Read more and access training here

We all deserve to be respected for who we are. But growing up, many of us are told we should have certain skills, likes and dislikes, and ways we should look based on our gender – rather than who we are as a person.  

Assumptions about gender limit us. They create expectations about who carries the parenting load and does most of the housework. Whose role it is to earn money, and the kinds of jobs we should have. Who gets to make decisions – at home, work, and in our communities. Who is allowed to be emotional, and who is allowed to be assertive. What we can wear and how we should look.  

These ideas keep us from being ourselves and filter through our relationships, workplaces, and communities. They limit opportunities and choices and can lead to discrimination and violence. It’s important to challenge assumptions about gender to help create a society where everyone is free to be themselves.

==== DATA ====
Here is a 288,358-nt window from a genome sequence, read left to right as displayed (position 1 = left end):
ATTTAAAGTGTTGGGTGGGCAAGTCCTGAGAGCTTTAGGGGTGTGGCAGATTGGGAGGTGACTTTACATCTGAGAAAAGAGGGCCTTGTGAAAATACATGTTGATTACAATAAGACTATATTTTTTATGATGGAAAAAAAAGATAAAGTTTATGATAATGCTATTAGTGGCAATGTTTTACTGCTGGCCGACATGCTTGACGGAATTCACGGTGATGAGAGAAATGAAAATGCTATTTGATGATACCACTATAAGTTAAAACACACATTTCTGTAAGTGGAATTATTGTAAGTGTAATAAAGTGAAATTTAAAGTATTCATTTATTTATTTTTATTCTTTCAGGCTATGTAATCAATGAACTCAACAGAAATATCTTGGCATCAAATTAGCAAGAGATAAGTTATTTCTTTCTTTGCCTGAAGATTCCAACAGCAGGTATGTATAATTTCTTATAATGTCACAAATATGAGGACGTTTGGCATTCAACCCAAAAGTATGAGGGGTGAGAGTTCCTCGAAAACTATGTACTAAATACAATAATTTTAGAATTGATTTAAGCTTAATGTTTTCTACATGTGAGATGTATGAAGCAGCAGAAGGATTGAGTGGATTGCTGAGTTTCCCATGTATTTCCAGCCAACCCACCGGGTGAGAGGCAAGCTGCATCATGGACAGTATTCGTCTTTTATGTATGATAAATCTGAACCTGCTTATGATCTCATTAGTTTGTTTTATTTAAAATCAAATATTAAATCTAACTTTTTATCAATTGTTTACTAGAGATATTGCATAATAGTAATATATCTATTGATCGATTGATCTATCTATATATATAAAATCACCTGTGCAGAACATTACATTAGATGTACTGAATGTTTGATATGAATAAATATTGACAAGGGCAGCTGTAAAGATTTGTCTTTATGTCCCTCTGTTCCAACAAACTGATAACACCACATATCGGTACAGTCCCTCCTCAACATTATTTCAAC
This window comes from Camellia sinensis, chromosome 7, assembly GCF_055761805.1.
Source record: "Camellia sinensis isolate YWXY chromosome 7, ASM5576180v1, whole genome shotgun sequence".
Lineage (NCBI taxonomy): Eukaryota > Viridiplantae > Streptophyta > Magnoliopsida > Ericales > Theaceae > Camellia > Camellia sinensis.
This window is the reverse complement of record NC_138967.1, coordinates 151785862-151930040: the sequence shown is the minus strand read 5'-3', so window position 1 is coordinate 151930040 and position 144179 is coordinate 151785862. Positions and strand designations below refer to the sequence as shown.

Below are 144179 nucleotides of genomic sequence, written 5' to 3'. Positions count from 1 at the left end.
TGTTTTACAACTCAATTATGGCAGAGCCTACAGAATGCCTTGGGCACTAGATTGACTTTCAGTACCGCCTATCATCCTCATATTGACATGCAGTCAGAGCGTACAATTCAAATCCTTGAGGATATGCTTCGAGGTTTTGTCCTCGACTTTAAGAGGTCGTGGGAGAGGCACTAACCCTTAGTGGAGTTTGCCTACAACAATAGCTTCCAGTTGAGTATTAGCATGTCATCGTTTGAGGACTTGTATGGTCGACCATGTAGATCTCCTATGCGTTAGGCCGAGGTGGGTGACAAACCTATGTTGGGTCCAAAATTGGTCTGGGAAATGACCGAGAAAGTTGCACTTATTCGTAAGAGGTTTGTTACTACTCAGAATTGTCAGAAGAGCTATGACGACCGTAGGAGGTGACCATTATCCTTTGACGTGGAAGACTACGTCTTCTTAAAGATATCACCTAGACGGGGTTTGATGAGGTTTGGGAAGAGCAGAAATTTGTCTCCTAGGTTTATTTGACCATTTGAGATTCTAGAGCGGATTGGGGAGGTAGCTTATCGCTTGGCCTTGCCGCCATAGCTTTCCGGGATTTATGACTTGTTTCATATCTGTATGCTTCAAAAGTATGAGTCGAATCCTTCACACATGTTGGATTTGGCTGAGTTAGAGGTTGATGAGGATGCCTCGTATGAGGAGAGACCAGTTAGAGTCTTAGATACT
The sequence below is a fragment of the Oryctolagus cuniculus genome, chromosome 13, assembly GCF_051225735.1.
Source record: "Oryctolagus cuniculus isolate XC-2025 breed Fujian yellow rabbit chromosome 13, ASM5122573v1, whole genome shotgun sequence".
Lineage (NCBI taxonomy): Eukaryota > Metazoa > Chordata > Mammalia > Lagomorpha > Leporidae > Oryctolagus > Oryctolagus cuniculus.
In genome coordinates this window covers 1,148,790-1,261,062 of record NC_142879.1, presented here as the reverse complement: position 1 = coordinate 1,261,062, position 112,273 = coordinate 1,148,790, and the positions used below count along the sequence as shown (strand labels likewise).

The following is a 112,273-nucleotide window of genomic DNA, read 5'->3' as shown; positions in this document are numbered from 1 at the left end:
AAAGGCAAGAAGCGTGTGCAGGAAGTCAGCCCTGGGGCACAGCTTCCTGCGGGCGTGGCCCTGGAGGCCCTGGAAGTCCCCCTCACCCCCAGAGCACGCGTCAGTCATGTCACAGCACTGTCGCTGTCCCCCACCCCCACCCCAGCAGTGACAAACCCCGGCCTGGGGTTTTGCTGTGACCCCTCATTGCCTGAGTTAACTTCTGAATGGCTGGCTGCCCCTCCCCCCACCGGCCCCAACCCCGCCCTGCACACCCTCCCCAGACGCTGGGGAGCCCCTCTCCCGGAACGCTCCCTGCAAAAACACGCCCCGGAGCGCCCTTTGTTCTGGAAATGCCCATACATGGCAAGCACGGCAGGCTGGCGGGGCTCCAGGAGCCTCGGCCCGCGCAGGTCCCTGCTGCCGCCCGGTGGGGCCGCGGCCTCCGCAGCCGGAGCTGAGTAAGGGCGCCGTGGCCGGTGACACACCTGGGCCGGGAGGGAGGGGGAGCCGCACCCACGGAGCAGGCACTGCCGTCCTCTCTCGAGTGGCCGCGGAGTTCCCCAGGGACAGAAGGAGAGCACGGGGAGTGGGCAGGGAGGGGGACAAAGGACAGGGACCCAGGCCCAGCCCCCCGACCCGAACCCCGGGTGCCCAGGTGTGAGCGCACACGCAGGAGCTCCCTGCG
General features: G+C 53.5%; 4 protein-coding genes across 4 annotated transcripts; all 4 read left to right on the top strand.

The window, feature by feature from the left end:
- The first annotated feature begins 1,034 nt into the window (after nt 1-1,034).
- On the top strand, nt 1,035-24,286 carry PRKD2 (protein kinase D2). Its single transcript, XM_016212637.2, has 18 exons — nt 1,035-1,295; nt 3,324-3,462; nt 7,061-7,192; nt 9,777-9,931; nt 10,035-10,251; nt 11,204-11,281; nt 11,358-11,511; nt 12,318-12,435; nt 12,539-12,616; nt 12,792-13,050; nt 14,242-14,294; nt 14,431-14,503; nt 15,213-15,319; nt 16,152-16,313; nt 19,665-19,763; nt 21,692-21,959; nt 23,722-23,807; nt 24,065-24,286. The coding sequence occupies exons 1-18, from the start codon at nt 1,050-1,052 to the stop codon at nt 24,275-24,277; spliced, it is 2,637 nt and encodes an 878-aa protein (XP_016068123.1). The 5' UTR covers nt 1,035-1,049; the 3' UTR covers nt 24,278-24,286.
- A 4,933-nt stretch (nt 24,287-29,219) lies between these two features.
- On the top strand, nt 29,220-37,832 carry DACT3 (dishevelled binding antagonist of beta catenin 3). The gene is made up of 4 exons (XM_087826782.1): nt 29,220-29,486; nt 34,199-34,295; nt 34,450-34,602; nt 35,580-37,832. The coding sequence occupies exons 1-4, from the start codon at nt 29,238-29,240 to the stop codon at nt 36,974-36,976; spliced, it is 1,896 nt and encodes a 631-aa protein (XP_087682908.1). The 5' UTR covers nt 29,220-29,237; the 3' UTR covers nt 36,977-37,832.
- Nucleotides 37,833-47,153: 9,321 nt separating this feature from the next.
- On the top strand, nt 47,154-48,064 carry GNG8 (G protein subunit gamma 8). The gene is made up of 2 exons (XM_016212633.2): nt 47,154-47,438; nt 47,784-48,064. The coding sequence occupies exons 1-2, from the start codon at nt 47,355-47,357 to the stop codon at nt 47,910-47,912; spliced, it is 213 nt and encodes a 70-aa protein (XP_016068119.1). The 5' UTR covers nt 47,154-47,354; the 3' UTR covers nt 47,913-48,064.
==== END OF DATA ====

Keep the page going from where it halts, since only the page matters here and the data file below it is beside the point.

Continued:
What could a world look like where we are all free and supported to be ourselves?  

It all starts with a conversation

Under the National Plan to End Violence against Women and Children 2022-2032 (the National Plan), the Australian Government has released the First Action Plan 2023-2027, the Aboriginal and Torres Strait Islander Action Plan 2023-2025 and the Outcomes Framework 2023-2032.

For the first time, the Australian, state and territory governments have a dedicated Aboriginal and Torres Strait Islander Action Plan. It was developed in partnership with the Aboriginal and Torres Strait Islander Advisory Council on family, domestic, and sexual violence, and was informed through nationwide consultation with victim-survivors, community and sector representatives.